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Looking back: The Common Market Referendum

Overview of the history of the UK's referendum on EEC membership (the Common Market Referendum) in 1975.
UK Prime Minister Edward Heath signs the UK's accession treaty to the EEC at a table surrounded by other men
© The University of Edinburgh CC BY SA 2016
The United Kingdom held its first-ever nationwide referendum in 1975.
This referendum, the Common Market Referendum, asked voters whether the UK should stay in or leave the European Economic Community (EEC).
The UK did not hold a referendum before joining the EEC in 1973. The issue of membership was debated intensely and, in the UK’s 1974 General Election, the Labour Party won a majority and Harold Wilson became Prime Minister.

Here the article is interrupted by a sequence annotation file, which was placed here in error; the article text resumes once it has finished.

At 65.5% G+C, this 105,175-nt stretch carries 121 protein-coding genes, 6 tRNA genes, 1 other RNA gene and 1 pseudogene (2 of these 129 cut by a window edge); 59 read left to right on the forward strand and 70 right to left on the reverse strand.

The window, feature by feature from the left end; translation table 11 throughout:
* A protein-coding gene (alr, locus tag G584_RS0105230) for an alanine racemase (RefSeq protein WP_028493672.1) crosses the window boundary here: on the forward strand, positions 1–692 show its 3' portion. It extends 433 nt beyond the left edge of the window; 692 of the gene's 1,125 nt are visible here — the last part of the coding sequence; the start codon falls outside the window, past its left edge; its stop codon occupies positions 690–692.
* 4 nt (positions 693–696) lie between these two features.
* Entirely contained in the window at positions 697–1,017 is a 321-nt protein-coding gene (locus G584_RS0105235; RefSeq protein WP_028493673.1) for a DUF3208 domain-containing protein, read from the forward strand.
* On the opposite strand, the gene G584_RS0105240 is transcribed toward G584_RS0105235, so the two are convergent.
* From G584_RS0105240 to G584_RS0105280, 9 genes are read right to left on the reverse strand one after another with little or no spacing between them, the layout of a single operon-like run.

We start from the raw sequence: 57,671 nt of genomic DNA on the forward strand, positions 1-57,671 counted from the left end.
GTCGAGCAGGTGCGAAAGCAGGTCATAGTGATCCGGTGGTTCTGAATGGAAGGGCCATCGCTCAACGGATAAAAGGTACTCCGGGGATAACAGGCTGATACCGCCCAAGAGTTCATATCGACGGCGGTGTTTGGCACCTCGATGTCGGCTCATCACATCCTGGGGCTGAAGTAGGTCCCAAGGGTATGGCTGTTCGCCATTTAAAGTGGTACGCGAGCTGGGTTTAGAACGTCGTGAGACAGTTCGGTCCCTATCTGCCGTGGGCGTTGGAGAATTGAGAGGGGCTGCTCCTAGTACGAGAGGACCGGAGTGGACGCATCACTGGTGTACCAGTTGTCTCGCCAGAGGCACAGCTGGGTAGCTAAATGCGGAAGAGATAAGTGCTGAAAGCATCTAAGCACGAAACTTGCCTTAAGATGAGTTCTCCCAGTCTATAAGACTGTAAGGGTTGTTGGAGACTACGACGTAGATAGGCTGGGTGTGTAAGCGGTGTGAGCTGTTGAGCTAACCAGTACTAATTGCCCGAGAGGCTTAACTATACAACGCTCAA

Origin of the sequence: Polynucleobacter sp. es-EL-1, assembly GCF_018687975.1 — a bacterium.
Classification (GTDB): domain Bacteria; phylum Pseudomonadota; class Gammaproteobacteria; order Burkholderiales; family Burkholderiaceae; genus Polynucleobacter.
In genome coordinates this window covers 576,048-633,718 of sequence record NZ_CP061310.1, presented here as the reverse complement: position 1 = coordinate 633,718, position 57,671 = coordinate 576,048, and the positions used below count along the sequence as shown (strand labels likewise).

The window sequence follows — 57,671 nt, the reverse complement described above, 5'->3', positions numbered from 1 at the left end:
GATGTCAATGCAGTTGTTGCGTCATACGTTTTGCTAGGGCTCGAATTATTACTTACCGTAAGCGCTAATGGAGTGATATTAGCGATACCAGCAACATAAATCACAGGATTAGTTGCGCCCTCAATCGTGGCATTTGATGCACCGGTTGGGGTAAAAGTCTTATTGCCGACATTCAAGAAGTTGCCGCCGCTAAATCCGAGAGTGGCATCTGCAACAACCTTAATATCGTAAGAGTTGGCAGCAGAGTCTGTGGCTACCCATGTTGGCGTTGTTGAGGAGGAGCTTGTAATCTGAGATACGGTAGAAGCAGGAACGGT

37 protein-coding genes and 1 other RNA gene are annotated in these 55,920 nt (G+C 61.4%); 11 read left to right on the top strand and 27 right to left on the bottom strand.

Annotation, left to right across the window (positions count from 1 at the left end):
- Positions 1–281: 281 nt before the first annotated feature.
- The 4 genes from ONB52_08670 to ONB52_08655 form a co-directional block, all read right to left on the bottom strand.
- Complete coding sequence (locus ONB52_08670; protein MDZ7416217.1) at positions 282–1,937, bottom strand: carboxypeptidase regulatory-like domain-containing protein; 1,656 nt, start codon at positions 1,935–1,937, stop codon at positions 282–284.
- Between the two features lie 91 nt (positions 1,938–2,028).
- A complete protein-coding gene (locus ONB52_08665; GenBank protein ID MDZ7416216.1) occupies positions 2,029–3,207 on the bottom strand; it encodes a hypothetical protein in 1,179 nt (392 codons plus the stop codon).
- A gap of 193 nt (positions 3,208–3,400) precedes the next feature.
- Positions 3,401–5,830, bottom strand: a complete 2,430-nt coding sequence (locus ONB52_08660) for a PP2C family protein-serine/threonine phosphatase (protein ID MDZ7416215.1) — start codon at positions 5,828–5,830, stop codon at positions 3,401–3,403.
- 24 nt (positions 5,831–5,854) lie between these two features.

One of Labour’s manifesto commitments was to renegotiate the UK’s terms of membership of the EEC and to hold a referendum on the question.
The referendum took place on 5 June 1975. The result was: 67% to stay in and 33% to leave, on a turnout of 65%.
There are some comparisons we can make between the Common Market Referendum in 1975 and the EU referendum in 2016:
  • Both referendums followed pledges made in a General Election campaign, in which the winning party secured a parliamentary majority. Both votes were preceded by a renegotiation of the UK’s EEC/EU membership.
  • In both referendum campaigns, cabinet collective responsibility was suspended on the issue. This means that government ministers are allowed to express their individual views and take either side of the debate (instead of following the government line).
  • The UK is the only EU member to have renegotiated its membership and held a referendum on the specific question of staying in or leaving the EU – twice.
© The University of Edinburgh CC BY SA 2016
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